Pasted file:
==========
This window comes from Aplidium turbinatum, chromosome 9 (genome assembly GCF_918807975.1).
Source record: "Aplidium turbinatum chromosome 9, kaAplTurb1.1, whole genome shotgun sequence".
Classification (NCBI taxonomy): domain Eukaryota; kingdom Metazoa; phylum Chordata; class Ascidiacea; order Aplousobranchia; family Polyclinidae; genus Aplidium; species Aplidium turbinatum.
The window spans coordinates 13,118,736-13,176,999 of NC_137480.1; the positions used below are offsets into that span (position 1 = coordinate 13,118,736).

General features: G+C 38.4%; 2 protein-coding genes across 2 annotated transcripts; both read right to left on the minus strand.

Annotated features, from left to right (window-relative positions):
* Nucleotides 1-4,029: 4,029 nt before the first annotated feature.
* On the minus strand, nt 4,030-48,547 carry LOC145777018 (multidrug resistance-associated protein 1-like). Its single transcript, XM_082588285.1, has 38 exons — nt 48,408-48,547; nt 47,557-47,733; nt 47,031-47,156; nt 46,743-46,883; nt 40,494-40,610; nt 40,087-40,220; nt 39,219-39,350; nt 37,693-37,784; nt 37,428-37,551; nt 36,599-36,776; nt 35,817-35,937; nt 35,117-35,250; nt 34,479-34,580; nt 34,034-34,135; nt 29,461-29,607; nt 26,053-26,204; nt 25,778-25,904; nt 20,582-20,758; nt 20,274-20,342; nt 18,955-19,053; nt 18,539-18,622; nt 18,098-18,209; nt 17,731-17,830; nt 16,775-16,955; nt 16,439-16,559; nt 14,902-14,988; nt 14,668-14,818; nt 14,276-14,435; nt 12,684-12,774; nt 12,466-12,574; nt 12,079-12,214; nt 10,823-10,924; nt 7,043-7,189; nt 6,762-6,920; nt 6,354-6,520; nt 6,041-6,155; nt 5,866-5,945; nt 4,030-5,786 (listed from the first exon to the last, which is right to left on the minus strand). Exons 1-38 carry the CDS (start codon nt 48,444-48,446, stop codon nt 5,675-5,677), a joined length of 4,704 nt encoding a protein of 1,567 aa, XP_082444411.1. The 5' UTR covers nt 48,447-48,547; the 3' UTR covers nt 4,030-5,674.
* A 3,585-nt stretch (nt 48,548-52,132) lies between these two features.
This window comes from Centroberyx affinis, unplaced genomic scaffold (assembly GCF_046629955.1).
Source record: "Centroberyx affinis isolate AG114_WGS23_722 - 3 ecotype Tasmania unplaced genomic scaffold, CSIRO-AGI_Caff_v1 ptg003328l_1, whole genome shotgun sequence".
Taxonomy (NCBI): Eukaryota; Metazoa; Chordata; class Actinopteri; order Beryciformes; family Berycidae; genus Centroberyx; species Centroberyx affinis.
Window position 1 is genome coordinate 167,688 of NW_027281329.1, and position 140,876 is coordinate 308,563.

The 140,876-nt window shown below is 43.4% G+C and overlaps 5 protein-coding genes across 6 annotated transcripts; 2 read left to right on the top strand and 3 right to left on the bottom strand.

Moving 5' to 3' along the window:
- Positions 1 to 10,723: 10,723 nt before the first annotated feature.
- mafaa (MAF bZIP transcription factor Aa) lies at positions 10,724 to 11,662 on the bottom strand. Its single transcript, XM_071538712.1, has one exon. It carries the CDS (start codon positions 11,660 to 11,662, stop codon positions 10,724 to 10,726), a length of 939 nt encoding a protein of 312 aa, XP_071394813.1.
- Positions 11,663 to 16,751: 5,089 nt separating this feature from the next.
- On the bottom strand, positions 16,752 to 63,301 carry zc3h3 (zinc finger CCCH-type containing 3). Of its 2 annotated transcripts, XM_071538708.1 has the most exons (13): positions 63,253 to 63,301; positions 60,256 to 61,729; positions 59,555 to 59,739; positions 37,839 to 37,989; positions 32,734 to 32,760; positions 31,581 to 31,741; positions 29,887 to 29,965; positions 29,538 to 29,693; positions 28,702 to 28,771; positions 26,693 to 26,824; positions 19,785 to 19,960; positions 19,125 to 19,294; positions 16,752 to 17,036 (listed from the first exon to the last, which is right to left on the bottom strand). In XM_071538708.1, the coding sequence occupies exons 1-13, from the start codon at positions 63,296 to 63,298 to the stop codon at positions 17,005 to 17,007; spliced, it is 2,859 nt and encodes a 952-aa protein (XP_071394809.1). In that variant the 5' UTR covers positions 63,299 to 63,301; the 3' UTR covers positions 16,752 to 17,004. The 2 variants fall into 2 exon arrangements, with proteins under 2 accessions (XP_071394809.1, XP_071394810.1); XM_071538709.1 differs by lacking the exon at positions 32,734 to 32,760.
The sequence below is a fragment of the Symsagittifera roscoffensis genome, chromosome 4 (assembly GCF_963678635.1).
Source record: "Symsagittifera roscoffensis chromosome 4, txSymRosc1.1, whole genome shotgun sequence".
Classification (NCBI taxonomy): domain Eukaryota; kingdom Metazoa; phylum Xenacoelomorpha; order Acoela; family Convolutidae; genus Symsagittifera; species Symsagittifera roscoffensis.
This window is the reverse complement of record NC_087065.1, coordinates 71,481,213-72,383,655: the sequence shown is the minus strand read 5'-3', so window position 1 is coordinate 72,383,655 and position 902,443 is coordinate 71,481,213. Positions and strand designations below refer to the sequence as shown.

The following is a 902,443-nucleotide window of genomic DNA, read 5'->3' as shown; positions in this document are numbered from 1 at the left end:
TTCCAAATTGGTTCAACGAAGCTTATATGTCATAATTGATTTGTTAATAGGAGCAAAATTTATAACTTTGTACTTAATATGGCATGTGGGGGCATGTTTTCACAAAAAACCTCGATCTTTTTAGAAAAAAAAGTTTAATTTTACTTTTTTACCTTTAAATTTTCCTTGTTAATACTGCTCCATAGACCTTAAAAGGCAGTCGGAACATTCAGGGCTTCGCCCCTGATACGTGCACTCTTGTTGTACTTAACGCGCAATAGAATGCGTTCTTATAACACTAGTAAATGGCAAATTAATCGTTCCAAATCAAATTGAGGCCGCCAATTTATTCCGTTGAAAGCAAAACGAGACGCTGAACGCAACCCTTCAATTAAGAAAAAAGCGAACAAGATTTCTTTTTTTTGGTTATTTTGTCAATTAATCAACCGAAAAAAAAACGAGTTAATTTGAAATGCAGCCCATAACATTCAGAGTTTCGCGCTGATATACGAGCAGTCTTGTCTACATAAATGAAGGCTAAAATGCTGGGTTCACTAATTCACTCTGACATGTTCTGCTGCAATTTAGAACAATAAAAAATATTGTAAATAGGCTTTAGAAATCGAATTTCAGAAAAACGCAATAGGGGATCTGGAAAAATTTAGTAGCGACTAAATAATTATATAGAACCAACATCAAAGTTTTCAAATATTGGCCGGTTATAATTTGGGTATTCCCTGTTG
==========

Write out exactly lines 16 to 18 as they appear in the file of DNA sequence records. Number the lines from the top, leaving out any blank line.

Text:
- Positions 1 to 10,723: 10,723 nt before the first annotated feature.
- mafaa (MAF bZIP transcription factor Aa) lies at positions 10,724 to 11,662 on the bottom strand. Its single transcript, XM_071538712.1, has one exon. It carries the CDS (start codon positions 11,660 to 11,662, stop codon positions 10,724 to 10,726), a length of 939 nt encoding a protein of 312 aa, XP_071394813.1.
- Positions 11,663 to 16,751: 5,089 nt separating this feature from the next.